The Book of Skaith by Leigh Brackett
(Note: This review originally appeared in Ray Gun Revival 49, Dec 2008)
The Book of Skaith (The Ginger Star, The Hounds of Skaith, and The Reavers of Skaith) by Leigh Brackett
Paizo Publishing, 220 pages, 200 pages, 160 pages, 2008-2009
The mid-to-late 1970s mark a turning point in the history of space opera. It is in this period, according to David C. Hartwell and Kathryn Cramer’s The Space Opera Renaissance, where the term “space opera” begins to be used as a term of praise instead of opprobrium. This shift depended largely on the efforts of two people: the editor Lester Del Rey and the author Leigh Brackett.
Brackett (wife of another space-opera legend, Edmond Hamilton) got her start writing in the pulps of the 1940s and ’50s, writing adventure science fiction in the tradition of Edgar Rice Burroughs, works that at the time were called “science fantasy” or “planetary romance.” As such, she is a grand master of space opera. Her trilogy, The Book of Skaith, first published in the mid-’70s and currently being republished by Paizo Publishing, shows Brackett at the height of her powers.
The novel-in-trilogy stars a hero from Brackett’s pulp days, Eric John Stark. Stark is a cross between Burroughs’s Tarzan (the articulate beastman of the novels, not the monosyllabic troglodyte of the movies) and C. L. Moore’s Northwest Smith. The Book of Skaith recounts Stark’s adventures as he attempts to rescue his friend and foster-father, Simon Ashton, from the planet Skaith. The three volumes of the trilogy are The Ginger Star, The Hounds of Skaith, and The Reavers of Skaith.
In The Ginger Star, Stark arrives on the backwater planet of Skaith in search of Simon Ashton, who is a diplomat from the Galactic Union. Skaith is a dying world, its sun growing cold. It is ruled by a caste of priest-kings known as the Wandsmen and by their more-distant quasi-divine superiors, the Lords Protector. Neither the Wandsmen nor the Lords Protector takes kindly to the intrusions of offworlders onto what they consider their planet.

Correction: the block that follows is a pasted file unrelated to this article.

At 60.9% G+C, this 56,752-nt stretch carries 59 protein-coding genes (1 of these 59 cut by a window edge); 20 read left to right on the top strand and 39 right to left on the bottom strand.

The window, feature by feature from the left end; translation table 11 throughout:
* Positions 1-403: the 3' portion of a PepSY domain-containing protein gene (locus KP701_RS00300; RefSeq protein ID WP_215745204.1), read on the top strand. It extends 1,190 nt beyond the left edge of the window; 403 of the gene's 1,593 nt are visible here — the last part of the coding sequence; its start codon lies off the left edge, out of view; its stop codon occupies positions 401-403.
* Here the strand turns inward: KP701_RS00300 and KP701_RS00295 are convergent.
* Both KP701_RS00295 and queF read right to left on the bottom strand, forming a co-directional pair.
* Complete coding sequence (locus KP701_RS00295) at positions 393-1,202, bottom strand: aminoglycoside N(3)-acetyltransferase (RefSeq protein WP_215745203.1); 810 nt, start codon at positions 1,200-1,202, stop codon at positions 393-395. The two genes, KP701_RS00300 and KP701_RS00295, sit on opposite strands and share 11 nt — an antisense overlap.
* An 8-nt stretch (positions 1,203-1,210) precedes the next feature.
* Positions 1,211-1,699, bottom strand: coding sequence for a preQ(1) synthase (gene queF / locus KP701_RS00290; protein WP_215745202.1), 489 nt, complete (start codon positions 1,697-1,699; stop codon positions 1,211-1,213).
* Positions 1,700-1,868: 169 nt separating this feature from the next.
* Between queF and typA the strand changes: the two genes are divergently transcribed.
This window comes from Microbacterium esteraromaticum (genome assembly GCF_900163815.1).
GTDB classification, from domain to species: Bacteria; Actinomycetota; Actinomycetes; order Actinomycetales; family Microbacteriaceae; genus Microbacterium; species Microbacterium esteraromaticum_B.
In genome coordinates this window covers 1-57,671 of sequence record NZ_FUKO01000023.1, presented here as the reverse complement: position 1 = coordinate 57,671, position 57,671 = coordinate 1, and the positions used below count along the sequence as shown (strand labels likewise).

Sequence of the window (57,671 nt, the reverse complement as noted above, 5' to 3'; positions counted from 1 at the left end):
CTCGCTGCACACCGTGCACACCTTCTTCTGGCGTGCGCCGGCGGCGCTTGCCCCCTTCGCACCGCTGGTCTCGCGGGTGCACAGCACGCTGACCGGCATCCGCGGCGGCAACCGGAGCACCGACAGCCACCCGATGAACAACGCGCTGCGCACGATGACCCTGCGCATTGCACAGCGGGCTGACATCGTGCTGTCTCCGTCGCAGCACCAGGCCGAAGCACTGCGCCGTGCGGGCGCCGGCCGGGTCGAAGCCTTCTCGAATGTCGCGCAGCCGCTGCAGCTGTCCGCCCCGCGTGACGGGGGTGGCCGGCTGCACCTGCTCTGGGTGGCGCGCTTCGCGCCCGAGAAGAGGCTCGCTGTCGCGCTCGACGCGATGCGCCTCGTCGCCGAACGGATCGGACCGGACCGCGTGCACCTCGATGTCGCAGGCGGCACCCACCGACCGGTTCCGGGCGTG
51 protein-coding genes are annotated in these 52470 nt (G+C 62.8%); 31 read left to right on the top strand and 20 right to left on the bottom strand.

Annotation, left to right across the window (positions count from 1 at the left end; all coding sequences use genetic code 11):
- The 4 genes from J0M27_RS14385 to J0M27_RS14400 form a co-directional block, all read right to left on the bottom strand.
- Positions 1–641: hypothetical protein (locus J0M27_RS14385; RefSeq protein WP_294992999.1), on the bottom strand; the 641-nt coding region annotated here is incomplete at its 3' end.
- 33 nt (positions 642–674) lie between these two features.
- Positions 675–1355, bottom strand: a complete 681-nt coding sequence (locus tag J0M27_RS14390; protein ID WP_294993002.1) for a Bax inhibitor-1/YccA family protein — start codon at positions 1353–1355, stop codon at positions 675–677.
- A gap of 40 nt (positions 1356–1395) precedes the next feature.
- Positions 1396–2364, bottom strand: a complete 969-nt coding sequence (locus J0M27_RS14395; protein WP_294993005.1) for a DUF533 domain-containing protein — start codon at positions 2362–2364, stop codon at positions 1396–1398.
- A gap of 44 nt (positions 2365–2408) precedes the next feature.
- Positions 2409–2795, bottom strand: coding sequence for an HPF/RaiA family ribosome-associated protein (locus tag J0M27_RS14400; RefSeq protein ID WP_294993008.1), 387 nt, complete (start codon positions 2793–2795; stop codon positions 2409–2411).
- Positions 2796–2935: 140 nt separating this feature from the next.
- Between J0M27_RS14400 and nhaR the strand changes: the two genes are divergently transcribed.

Stark’s search involves him in the resistance to the rule of the Wandsman on the part of the city-state Irnan. The prophetess of that city, Gerrith, identifies Stark as the Dark Man, who was foretold to lead the people of Irnan to the stars. With the help of the Irnanese, Stark makes his way to the Citadel of the Lords Protector, where he believes Ashton is being held.
The Hounds of Skaith, the second volume of the story, traces Stark’s journey from the Citadel in the far north of Skaith back to Irnan. The Wandsmen cannot allow Stark’s attack on the Citadel to go unpunished, so they raise forces against him. But Stark is not alone, having found allies among the mysterious Fallarin, among the wild men of the Barrens, and above all, in his Northhounds, the telepathic beasts who give this volume its title.
The Reavers of Skaith, the third and final volume, opens to find Stark abandoned by his allies and tortured by the star-captain who had agreed to take Stark and his companions to the Galactic Union but then betrayed him. Stark must find a way to escape, reunite his allies, and work his vengeance on the treacherous Wandsmen, or he will never leave Skaith.
This summary (brief and containing as few spoilers as possible) comes nowhere near conveying the rich texture of Brackett’s work. The communities and cultures Stark encounters on his journey are varied and highly imaginative, each reacting in a different way to the slow, inescapable dying of the planet. Brackett’s Skaith is a welcome antidote to the monocultures of too many science fictional planets (this is a desert planet, this is an ice planet, etc.)
For lovers of SF adventure on a planetary scale, Brackett’s Book of Skaith is not to be missed. Paizo is to be highly commended for reissuing these volumes in their Planet Stories series. The original Del Rey paperbacks are also not too difficult to obtain used. Unlike Stark, readers who visit Brackett’s Skaith will enjoy themselves immensely.
(Reviewed by Donald Jacob Uitvlugt)